Rehabilitation Work (Visual Impairment) - FdSc

UCAS Code:
B931
Attendance:
Full Time (2 years)
Starting:
September 2017
Campus:
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Become a specialist in enabling people who are blind or partially sighted to be as independent as possible in their day to day lives by studying this foundation degree in Rehabilitation Work.

Visual impairment is a life changing experience and very often you will be working with people who are at a crisis point in their lives. A qualified Rehabilitation Worker's strength is to be a problem solver and to respond to a person's unique and complex situation. You will develop individual training programmes based on the person's needs and aspirations.

Your initial learning focuses on the individual and the impacts of visual impairment on all aspects of life. You will look at how to work in partnership with your clients and their families, and how to work inter-professionally to promote the needs of experiencing sight loss.

You will also learn how to enable people with a visual impairment to become independent in their daily lives. This may be through teaching orientation and mobility skills, safety and independence in the kitchen and the home, techniques to overcome communication barriers and making the best use of a person's strengths and any remaining vision.

You will attend the University’s City South Campus for block learning weeks that are spread throughout each academic year. During these weeks you be involved in lectures, simulation sessions and a range hands on group activities on this practical course.

You will benefit from learning from an experienced teaching team and specialists from the sector as well as using our specialist resource rooms and training kitchens. In between teaching weeks you will be able to access extensive online materials and take part in valuable work based learning placements.

Students who successfully complete this course have the opportunity to progress their studies to achieve a full BSc (Hons) degree by joining on of our two part-time top-up courses:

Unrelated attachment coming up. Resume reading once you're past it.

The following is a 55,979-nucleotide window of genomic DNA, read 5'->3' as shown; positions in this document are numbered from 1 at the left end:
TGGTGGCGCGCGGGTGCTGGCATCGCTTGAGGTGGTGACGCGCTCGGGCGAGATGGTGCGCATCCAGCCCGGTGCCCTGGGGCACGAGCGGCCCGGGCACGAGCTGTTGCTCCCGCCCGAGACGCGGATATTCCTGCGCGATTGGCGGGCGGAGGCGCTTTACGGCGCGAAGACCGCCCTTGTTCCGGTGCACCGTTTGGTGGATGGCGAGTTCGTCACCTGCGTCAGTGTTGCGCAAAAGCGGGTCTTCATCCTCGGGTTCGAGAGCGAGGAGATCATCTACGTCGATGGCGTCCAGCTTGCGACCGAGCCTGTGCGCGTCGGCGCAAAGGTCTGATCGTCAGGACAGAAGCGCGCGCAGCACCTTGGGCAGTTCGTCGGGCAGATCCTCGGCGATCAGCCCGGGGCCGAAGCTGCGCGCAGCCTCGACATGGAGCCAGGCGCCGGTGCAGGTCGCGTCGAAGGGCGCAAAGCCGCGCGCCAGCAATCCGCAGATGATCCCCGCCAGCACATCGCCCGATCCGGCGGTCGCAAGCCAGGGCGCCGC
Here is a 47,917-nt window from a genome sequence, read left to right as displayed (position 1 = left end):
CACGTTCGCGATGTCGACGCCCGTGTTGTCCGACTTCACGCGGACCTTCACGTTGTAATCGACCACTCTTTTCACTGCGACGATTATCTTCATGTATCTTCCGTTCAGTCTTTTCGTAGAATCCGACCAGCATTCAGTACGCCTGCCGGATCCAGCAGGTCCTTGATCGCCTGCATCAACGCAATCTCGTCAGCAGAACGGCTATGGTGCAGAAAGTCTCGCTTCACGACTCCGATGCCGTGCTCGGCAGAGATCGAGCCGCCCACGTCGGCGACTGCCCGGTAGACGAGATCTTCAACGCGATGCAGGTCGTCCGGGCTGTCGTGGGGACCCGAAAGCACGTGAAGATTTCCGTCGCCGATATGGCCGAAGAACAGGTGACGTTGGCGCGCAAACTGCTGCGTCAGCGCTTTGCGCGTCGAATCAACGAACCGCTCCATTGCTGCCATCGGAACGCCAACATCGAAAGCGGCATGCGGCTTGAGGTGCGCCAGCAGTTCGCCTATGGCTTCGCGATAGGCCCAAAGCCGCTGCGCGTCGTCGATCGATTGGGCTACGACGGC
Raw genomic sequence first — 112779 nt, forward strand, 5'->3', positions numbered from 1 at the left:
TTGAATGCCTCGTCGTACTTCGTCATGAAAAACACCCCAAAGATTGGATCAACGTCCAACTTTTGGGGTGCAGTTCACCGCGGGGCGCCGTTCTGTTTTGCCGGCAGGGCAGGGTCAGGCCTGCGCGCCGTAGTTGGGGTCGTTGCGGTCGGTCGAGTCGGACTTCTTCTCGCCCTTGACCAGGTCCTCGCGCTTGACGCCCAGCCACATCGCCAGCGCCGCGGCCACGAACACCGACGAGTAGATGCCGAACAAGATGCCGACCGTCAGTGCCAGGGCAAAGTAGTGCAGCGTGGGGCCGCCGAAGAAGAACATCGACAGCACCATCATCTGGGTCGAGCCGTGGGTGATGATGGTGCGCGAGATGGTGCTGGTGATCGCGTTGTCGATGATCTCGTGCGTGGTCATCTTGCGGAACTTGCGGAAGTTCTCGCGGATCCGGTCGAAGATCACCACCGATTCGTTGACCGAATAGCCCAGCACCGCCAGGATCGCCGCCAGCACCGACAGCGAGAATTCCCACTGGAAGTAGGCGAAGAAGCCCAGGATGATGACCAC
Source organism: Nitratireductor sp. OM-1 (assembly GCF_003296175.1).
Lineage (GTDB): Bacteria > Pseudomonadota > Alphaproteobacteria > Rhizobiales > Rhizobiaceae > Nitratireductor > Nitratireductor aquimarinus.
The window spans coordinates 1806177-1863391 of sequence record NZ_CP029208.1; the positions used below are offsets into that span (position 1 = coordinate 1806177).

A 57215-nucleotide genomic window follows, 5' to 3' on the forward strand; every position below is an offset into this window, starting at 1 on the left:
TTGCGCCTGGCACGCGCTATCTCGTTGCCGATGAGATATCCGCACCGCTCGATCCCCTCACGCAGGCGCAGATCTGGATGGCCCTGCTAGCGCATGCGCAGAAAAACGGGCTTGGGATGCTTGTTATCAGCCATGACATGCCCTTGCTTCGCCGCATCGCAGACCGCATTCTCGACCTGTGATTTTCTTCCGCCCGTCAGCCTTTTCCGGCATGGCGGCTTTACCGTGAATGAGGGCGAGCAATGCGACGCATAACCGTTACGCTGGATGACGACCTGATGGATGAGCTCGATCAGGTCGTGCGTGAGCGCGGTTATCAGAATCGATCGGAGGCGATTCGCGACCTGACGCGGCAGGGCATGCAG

BSc (Hons) Habilitation Work- Working with Children and Young People (Top-Up Degree)

Specialist Complex Needs Rehabilitation Work (Top-Up)

 

  • The course teams excellent student satisfaction scores reflect the quality of our teaching and our commitment to placing students at the heart of everything we do. The FdSc Rehabilitation Work course achieved a 100 per cent satisfaction score in the 2015 and 2016 National Student Survey.
  • The foundation degree is accepted as the trusted qualification to be employed as a Rehabilitation Worker in local authorities and non-statutory agencies across the UK. The course is delivered through seven block teaching weeks spread throughout each academic year. These are blended with work placements in each academic year and online study.
  • You can study alongside your present employment. If employed within the sector you may be able to continue working full-time with dedicated study days. For those in unrelated job roles you may be able to manage studies and placement commitments alongside a part-time job role. Our virtual learning environment (Moodle) provides resources for each module to guide self-directed study in-between University attendance weeks.
  • Dedicated work placements in each academic year ensure you qualify with the competence and confidence to work effectively in practice. Many parts of the course are very practical and hands-on. Lectures and online support will enhance your learning and you will be putting skills into practice from week one.
  • Working with the individual, and as part of the professional community, you develop specific skills to improve the mobility, independent living and communication skills of people with all levels of visual impairments.